No one could have predicted the storm a cup of tea has unleashed in the 21st century. From chai pe charcha (discussion over tea), it has become chai pe kharcha (spending on tea). High tea, English high tea, Japanese tea party, Asian high tea, Indian high tea; tea has taken the world by storm. Tea growers are finding innovative methods of packaging and flavouring, and companies have hired tea sommeliers. Also, pairing tea with food has become a trend. One wonders why. Tea, or rather chai, has always been part of Indian society. In fact, it is our staple beverage and an energy booster for most people. We gave the world masala chai and even the word chai. Still, the British per capita tea consumption of tea is higher than ours. The entire world seems to be high on tea and the beverage is being marketed for its health benefits, flavour and rareness. It is being projected as a antioxidant, a stress reliever and a cholesterol-free beverage. Its medicinal values are also being highlighted by producers.
The fragrant, delicate varieties of tea are also making waves. Da Hong Pao, an 18th century tea, is the most expensive and can sell at $1.25 million a kilo. It is believed that the mother of a Ming emperor was cured of an illness by this tea, and it soon became a national treasure. Its rich floral taste lingers in the mouth for quite a while. The Wuyi oolong tea is priced at $6,500 a kilo and the yellow gold tea buds are sold at $3,000 a kilo. Available only in Singapore, the tea leaves are painted with real gold and are plucked with gold scissors from the most tender part of the plant.
The Tieguanyin tea, sold at $3,000 a kilo, can be brewed seven times without losing its character and aroma. It brings together the five senses of sight, sound (you hear the crispness when you touch it), smell, taste and touch. Panda tea, sold at nearly $200 a cup, is fertilised by panda dung and is available only in the Ya'an mountains in Sichuan, China. Guokuro is a Japanese green tea that is sold at $650 a kilo. PG tips diamond tea bags, each of which contains 280 diamonds, are sold at $11,000 a bag. The tea leaves come from Makaibari in Darjeeling.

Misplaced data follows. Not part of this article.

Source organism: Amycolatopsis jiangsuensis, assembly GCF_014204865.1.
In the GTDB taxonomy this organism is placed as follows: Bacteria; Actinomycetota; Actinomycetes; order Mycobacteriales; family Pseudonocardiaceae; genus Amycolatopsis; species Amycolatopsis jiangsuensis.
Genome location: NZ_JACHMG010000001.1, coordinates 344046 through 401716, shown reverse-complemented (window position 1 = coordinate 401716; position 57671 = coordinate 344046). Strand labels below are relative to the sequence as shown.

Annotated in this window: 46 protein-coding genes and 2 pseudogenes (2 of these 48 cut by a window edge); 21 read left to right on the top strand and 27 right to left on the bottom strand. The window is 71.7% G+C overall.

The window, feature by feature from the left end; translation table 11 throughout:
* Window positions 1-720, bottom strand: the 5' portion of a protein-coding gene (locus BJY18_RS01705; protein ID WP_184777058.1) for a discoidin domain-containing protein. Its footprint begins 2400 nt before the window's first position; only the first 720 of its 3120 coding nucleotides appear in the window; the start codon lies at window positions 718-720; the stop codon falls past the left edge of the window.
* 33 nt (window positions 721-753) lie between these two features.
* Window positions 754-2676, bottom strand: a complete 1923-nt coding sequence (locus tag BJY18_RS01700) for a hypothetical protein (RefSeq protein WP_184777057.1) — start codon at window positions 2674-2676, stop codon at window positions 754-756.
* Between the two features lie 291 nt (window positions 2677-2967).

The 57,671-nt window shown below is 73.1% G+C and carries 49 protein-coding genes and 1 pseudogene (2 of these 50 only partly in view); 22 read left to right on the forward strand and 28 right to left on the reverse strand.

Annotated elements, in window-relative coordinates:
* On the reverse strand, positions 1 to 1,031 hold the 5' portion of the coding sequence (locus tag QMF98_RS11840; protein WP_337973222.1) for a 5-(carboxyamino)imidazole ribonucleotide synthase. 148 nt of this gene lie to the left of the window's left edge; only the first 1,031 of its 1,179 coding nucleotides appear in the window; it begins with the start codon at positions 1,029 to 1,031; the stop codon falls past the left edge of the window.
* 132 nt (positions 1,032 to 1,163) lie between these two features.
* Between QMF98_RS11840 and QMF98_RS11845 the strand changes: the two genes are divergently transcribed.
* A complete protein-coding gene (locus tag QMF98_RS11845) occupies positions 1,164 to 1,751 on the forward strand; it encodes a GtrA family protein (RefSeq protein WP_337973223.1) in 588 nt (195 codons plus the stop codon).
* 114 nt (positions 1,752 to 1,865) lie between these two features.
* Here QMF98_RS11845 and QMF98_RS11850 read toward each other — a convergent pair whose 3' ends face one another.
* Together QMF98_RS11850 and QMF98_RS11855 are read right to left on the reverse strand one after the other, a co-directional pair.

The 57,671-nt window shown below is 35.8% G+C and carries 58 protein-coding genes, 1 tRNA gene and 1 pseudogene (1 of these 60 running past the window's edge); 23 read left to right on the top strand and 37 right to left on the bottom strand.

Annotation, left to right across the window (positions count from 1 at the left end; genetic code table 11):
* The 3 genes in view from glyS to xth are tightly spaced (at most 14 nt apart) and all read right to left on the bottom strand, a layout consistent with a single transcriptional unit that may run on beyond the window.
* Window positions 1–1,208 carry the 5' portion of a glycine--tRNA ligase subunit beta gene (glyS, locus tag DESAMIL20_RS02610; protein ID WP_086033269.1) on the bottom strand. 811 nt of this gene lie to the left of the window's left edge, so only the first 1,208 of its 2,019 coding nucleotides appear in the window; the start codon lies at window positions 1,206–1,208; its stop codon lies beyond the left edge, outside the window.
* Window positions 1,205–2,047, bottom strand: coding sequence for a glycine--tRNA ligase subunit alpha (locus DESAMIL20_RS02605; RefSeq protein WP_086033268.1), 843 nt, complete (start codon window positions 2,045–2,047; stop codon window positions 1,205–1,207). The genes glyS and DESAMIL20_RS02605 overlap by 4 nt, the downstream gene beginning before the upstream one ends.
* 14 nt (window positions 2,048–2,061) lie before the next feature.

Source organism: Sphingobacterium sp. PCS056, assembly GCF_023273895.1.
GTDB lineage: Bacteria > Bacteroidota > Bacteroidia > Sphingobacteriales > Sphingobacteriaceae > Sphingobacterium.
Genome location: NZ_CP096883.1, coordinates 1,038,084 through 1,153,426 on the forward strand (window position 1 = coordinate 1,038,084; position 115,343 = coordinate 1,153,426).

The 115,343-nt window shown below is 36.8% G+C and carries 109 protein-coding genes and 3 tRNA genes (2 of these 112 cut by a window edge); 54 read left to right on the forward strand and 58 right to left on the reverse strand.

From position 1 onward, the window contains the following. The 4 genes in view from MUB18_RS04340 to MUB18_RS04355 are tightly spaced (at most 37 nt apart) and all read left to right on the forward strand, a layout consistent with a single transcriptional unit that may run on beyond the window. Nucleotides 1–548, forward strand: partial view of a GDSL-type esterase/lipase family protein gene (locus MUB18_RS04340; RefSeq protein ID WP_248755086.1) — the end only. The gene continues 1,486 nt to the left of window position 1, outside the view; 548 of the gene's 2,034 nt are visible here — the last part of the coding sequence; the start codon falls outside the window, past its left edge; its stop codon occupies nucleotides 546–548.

The Tienchi flower tea, supposed to be a cure for all diseases, is sold at $170 a tea bag. Pu-erh, again a healthy tea, is produced in the Yunnan province of China. Silver Tips, an imperial tea from Makaibari, is sold at $400 a kilo and is considered one of the finest aromatic varieties of tea in the world.
A good high tea, accompanied by western and Asian goodies, has become a trend, and every good hotel is trying to capitalise on it. They offer you varieties of tea brewed in different kinds of tea pots. High tea themes are in vogue for weddings, especially to welcome the baraat (groom's party), and a lot of money is spent on it. An array of savouries and sweets are also being created to go with the themes. I personally did various high tea themes, including citrus high tea, rose high tea, chai library and 3C (cinnamon, chai and chocolate), all to give our customers that unique, satisfying clink.